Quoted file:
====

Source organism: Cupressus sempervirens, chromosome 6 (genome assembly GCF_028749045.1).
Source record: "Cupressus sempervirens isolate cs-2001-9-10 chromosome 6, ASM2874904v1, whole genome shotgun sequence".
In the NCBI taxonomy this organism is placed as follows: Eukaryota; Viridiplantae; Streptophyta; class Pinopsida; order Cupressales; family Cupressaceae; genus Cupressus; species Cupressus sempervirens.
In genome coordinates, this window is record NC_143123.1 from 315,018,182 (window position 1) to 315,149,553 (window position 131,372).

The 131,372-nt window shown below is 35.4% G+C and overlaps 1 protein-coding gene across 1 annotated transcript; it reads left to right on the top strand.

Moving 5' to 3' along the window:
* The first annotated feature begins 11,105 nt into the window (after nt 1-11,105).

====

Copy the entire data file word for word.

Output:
Source organism: Cupressus sempervirens, chromosome 6 (genome assembly GCF_028749045.1).
Source record: "Cupressus sempervirens isolate cs-2001-9-10 chromosome 6, ASM2874904v1, whole genome shotgun sequence".
In the NCBI taxonomy this organism is placed as follows: Eukaryota; Viridiplantae; Streptophyta; class Pinopsida; order Cupressales; family Cupressaceae; genus Cupressus; species Cupressus sempervirens.
In genome coordinates, this window is record NC_143123.1 from 315,018,182 (window position 1) to 315,149,553 (window position 131,372).

The 131,372-nt window shown below is 35.4% G+C and overlaps 1 protein-coding gene across 1 annotated transcript; it reads left to right on the top strand.

Moving 5' to 3' along the window:
* The first annotated feature begins 11,105 nt into the window (after nt 1-11,105).